In June 2011, Sagisttarius A-Star Records of Italy released a vinyl LP entitled Roy Brooks & the Improvisational Sphere, recorded by Charles Jazzrenegade Wood on September 3, 1999 Live at Lelli's, a well known Italian restaurant in Detroit. This is the sole available recording of this innovative select group assembled by Roy Brooks as the Improvisational Sphere for the three-day performance run at Lelli's. Personnel: Roy Brooks: Drums, Marimba, Steel Drum, Keyboard; Amina Claudine Myers: Hammond B-3 Organ and Vocals; Ray Mantilla: Congas, Bells, Percussion; Jerry LeDuff: Tabla, Cuica, Shekere, Berimbau, Percussion; Rodney Rich: Guitar. This recording was released with thanks and the approval of Hermine Brooks and Raheem Brooks.
- Beat (Workshop Jazz, 1963)
- The Free Slave (Muse, 1970)
- Ethnic Expressions (Im-Hotep, 1973)
- Black Survival: The Sahel Concert at Town Hall (1974)
- The Smart Set (1979)
- Duet in Detroit (Enja, 1983) - with Woody Shaw, Don Pullen, Geri Allen and Randy Weston
- Roy Brooks & the Improvisational Sphere (Sagittarius A-Star, 2011) - with Amina Claudine Myers, Ray Mantilla, Jerry LeDuff and Rodney Rich
With Chet Baker
- Smokin' with the Chet Baker Quintet (Prestige, 1965)
- Groovin' with the Chet Baker Quintet (Prestige, 1965)
- Comin' On with the Chet Baker Quintet (Prestige, 1965)
- Cool Burnin' with the Chet Baker Quintet (Prestige, 1965)
- Boppin' with the Chet Baker Quintet (Prestige, 1965)
With Junior Cook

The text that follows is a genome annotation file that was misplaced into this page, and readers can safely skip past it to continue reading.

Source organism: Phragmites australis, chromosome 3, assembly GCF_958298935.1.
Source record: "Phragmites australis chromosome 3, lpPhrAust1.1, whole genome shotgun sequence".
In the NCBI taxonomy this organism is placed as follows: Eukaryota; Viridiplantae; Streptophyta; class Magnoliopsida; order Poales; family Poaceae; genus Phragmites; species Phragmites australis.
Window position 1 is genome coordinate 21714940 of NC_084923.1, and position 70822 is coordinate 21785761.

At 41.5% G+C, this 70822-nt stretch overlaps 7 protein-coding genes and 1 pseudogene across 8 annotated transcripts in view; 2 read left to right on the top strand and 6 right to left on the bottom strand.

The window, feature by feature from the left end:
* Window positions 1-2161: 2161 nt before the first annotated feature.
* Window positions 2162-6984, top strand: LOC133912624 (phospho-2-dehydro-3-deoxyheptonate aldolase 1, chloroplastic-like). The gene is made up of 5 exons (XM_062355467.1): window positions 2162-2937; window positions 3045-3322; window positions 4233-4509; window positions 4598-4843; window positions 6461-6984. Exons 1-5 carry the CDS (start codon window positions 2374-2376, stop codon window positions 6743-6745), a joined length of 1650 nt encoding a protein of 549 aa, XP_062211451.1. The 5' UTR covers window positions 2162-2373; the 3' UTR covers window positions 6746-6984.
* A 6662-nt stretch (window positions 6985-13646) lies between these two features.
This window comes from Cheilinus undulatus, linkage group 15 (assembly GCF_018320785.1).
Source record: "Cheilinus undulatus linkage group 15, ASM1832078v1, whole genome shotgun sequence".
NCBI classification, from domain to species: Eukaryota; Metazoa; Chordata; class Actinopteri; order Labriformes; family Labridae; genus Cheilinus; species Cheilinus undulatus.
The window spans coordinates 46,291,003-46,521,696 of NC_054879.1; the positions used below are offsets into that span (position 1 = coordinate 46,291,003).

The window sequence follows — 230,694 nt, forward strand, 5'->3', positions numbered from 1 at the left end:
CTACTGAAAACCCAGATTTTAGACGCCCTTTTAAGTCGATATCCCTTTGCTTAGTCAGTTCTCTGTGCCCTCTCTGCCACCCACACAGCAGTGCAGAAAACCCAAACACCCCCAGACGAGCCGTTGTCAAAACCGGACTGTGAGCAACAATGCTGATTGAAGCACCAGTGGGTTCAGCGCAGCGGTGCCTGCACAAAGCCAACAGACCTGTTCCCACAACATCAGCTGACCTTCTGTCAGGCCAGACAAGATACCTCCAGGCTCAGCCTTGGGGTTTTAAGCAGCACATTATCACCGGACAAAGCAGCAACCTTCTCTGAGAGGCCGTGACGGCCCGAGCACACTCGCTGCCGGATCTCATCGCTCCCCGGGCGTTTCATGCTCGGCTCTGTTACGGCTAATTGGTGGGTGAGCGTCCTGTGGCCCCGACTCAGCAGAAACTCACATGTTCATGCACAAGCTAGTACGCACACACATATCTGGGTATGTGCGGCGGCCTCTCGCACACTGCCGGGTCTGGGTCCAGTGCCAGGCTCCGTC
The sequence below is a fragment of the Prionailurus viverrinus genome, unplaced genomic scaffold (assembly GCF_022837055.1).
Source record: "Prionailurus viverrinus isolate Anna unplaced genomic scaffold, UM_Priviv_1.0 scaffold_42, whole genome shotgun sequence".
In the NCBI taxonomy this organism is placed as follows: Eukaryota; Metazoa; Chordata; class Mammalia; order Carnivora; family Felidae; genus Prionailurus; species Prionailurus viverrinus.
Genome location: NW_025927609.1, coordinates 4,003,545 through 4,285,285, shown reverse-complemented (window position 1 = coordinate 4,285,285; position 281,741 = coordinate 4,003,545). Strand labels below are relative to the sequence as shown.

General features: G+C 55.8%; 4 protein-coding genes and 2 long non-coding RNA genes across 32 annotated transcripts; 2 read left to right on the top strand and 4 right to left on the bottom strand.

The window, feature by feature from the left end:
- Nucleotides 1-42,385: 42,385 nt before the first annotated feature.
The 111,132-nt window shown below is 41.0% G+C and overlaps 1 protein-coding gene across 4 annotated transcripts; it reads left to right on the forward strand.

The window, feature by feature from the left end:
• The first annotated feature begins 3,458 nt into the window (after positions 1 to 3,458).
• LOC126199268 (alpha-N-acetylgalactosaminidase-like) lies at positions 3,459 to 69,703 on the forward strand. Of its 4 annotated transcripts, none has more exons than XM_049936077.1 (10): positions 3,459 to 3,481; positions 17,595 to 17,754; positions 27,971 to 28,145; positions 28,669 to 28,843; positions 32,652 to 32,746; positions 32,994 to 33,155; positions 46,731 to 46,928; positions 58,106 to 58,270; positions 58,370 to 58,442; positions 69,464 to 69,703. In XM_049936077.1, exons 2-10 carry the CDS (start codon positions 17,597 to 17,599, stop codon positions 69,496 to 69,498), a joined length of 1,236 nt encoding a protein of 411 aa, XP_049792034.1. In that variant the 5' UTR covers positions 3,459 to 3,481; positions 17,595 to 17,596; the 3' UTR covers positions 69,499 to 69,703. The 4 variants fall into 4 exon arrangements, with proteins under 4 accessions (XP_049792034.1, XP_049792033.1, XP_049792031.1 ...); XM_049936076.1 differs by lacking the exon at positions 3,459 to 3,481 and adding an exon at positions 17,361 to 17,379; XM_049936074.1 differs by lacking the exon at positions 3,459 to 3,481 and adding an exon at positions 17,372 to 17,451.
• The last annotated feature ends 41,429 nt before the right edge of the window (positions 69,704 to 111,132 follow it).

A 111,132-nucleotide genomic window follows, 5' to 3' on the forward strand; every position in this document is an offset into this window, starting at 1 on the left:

- Junior's Cookin' (Jazzland, 1961)
With Dexter Gordon
- The Jumpin' Blues (Prestige, 1970)
With Abdullah Ibrahim
- Banyana - Children of Africa (1976)
- The Children of Africa (Enja)
- Buddy Tate Meets Dollar Brand (Chiaroscuro Records, 1977)
With Yusef Lateef
- A Flat, G Flat and C (1966, Impulse!)
- The Golden Flute (Impulse!, 1966)
- The Complete Yusef Lateef (Atlantic, 1967)
- The Blue Yusef Lateef (Atlantic, 1968)
- Yusef Lateef's Detroit (Atlantic, 1969)
- The Diverse Yusef Lateef (1970)
- Re: Percussion (Strata-East, 1973)
- M'Boom (Columbia, 1979)
- Collage (Soul Note, 1984)
- To the Max! (Enja, 1990–91)
With Charles McPherson
- McPherson's Mood (Prestige, 1969)
With Blue Mitchell
With David Newman
- Newmanism (Atlantic, 1974)
With Sonny Red
- Out of the Blue (Blue Note, 1960)
With Red Rodney
- Bluebird (Camden, 1973–81)
With Shirley Scott
With Woody Shaw
- Bemsha Swing (Blue Note, 1986 )
With Horace Silver
With Sonny Stitt
- Pow! (Prestige, 1965 )
- Constellation (Cobblestone, 1972)
- Keeper of the Flame (Camden, 1971–73)
- The Champ (1973)
- John Fordham, "Roy Brooks – Jazz drummer at the frontier of his art", The Guardian, January 13, 2006.
- Roy Brooks at Allmusic
- Leonard Feather and Ira Gitler, The Biographical Encyclopedia of Jazz. Oxford, 1999, p. 82.
- Music, Madness & Marquette Prison. Metro Times, December 12, 2001. Accessed March 11, 2008.